First-hand accounts of horrific childhoods are rare in literature, and compelling: Charlie Chaplin’s My Autobiography, or A Memoir of Robert Blincoe, the recollections of an English workhouse boy that are so stark one U.K. reviewer said it made Oliver Twist look like a holiday camp.
New from Athabasca University Press is My Decade at Old Sun, My Lifetime of Hell, the memoirs of an Indian Residential schoolboy. Arthur Bear Chief’s story is so raw it would have gone unpublished 30 years ago. Bear Chief notes with irony the Anglican Church didn’t give him much of an education at the Old Sun Residential School in Gleichen, Alta. His English skills were so poor that later, as a public servant, he had an ex-wife ghostwrite his government reports. The result in My Decade at Old Sun is a plain and riveting narrative stripped of adjectives and ornamental prose. It is vivid and powerful.
Bear Chief writes in memory of his best friend, Nelson Wolf Leg. He recalls the two little boys cowering in the dark awaiting a summons from the faculty pedophile. “We made a promise to each other to never say anything about what happened to anyone, not even our parents. We also made a pact that if one of us died, the other would come forward and talk about our abuse. I can still vividly remember Nelson, both of us lying in my bed crying and holding onto each other for protection, and scared out of our wits,” writes Bear Chief; “I was younger than Nelson, and I can remember him wiping the tears from my face and saying, ‘Keep quiet.’”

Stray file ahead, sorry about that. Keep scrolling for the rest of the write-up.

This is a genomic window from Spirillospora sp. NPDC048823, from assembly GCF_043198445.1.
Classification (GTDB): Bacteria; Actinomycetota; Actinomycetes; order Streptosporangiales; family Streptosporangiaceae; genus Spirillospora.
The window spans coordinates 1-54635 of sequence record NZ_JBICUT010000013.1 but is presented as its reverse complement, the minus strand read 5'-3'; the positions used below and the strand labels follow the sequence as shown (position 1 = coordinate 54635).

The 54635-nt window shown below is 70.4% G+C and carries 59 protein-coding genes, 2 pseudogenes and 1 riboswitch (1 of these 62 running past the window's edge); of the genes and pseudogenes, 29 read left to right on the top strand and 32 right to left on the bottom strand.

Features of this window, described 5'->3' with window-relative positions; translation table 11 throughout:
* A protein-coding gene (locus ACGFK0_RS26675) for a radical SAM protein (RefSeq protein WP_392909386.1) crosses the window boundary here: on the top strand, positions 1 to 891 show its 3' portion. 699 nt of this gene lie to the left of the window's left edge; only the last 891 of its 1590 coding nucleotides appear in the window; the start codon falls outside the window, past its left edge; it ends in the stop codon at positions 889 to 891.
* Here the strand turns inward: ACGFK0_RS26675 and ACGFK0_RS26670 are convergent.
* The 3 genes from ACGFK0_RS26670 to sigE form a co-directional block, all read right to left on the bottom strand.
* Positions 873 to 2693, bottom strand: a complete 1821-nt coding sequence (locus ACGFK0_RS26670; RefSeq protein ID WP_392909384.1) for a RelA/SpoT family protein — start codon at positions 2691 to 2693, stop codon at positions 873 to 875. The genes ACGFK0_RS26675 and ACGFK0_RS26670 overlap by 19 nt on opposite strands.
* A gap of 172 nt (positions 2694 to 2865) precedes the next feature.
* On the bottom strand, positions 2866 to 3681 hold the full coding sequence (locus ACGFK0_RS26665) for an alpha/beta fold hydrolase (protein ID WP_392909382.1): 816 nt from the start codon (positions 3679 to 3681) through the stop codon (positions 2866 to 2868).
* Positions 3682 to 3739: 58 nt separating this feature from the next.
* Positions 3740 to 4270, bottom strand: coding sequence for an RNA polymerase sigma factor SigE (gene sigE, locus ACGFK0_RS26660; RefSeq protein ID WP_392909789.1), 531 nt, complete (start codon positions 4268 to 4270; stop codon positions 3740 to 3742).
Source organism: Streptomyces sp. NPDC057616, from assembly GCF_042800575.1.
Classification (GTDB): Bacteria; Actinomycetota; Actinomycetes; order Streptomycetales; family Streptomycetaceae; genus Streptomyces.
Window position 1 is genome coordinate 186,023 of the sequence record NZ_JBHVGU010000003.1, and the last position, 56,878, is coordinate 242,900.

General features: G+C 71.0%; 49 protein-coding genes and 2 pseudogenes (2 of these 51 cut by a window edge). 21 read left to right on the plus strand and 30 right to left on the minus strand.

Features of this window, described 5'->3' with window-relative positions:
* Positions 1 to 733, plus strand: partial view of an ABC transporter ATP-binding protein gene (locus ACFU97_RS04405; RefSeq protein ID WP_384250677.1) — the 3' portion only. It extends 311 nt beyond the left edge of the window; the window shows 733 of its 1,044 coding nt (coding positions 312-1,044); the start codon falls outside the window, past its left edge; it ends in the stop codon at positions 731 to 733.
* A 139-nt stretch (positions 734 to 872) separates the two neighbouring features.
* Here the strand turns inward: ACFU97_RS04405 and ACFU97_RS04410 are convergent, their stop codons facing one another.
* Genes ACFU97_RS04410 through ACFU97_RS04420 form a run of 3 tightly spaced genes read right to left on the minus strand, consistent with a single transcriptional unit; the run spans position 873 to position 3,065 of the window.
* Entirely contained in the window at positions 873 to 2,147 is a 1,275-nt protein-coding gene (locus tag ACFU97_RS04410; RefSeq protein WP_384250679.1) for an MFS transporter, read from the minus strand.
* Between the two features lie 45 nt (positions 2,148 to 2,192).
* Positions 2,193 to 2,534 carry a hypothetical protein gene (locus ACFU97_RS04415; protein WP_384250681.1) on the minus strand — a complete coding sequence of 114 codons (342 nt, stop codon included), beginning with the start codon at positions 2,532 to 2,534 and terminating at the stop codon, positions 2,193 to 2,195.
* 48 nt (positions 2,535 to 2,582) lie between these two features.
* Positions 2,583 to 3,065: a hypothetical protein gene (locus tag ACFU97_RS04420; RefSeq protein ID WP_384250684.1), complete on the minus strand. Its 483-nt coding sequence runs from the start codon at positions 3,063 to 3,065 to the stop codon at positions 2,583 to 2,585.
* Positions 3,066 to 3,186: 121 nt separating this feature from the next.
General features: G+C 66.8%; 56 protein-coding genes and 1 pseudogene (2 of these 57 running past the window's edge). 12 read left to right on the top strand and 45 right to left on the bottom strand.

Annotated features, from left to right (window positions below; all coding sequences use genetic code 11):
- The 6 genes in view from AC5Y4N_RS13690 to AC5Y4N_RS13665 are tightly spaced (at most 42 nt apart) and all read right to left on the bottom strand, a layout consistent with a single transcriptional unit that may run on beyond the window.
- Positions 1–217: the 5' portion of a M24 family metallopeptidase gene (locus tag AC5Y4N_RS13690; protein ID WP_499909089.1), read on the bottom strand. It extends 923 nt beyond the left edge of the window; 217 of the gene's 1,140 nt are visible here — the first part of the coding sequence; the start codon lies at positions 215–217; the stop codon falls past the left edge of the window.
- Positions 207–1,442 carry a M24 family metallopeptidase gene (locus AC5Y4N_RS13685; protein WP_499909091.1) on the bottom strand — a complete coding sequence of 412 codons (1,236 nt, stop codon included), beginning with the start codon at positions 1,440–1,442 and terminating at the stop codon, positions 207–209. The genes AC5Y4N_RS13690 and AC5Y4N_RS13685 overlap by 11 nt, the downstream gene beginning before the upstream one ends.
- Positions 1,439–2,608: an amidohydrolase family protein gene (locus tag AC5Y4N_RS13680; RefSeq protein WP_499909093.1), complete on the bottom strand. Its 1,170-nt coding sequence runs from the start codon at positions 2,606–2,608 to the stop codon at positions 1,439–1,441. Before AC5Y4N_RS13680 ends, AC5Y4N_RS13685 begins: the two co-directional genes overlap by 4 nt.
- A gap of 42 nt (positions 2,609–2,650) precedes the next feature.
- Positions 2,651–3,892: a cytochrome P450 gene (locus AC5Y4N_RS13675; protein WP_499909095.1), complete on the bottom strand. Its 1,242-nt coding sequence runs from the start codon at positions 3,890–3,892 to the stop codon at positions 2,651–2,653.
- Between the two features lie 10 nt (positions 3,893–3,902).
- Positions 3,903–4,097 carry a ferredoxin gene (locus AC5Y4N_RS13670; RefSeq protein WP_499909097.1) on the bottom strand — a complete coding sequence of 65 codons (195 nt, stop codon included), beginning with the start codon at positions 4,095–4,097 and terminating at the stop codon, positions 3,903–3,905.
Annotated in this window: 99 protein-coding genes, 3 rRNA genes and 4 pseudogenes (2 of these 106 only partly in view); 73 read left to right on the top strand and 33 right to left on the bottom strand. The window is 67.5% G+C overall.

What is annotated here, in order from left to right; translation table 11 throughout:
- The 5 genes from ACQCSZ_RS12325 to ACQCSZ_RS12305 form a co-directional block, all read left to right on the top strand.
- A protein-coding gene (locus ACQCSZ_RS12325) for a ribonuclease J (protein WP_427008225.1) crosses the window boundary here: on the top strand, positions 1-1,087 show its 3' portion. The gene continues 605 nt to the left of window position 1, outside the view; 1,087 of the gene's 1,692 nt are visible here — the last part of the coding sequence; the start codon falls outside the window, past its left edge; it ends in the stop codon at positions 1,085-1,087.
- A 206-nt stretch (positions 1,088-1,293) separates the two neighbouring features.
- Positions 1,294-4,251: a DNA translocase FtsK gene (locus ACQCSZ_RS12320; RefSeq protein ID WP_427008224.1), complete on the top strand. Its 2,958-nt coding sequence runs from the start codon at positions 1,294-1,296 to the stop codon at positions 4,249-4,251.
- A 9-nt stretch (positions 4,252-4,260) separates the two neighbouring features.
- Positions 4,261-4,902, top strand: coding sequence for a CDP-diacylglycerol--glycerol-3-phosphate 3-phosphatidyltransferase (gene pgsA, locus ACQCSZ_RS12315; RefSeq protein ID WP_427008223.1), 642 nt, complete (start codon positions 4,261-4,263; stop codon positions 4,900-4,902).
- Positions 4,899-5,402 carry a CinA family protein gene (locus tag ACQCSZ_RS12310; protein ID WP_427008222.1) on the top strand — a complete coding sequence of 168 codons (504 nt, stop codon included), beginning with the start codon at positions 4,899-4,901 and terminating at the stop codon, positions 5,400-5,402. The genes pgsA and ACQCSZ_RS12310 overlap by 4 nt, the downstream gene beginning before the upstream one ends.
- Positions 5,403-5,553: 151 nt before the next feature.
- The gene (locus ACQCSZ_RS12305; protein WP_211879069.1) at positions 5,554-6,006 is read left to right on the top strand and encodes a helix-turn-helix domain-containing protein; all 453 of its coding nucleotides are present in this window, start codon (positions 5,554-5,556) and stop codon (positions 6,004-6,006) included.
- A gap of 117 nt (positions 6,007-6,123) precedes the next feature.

Bear Chief went to Residential School at age 7, in 1949. Eight brothers and sisters were taken, too. He remembers when they came for his older brother: “Francis came running into the house, jumped up into the attic opening and crawled inside,” he writes. “Not long after that, three white men and an RCMP officer came running in. They dragged my brother down as he was screaming and kicking. They dragged him out, and my parents could not do anything. That was a preview of what was in store for me.”
My Decade at Old Sun recounts a boy’s aching loneliness, occasional joy – chocolate pudding was served once a week – and the reign of sadism. One gym teacher liked to rifle a soccer ball at the children’s heads. Another supervisor enjoyed terrifying students by waving his service revolver in class. The faculty kept a directory and checked off the name of any student heard to speak the Blackfoot dialect. A check meant weekly beatings. “We used to call Sundays ‘payday’,” writes Bear Chief.
“There were times when I would go out to the field by myself and sit there calling for my mother,” he writes; “My life is like a cocoon that never really hatched.”
Bear Chief recalls failed marriages and a battle with alcoholism, his letter of apology from the Anglican Church and a $105,000 out-of-court settlement. “My lawyers took 30 percent,” he said. The government charged GST.
Unlike other crime victims, Bear Chief and thousands of fellow Residential School students never had the chance to face their tormentors in court. Nobody named names, nobody went to jail. “Even now I cannot begin to comprehend a system that was so completely out of whack and so full of individuals who were just there to satisfy their cruelty and lust, or understand why they will never be asked to answer for what they did,” he says.
My Decade at Old Sun is an unforgettable memoir. It will make your troubles seem small.
By Holly Doan
My Decade at Old Sun, My Lifetime of Hell, by Arthur Bear Chief; Athabasca University Press; ISBN 9781-7719-91759; $19.95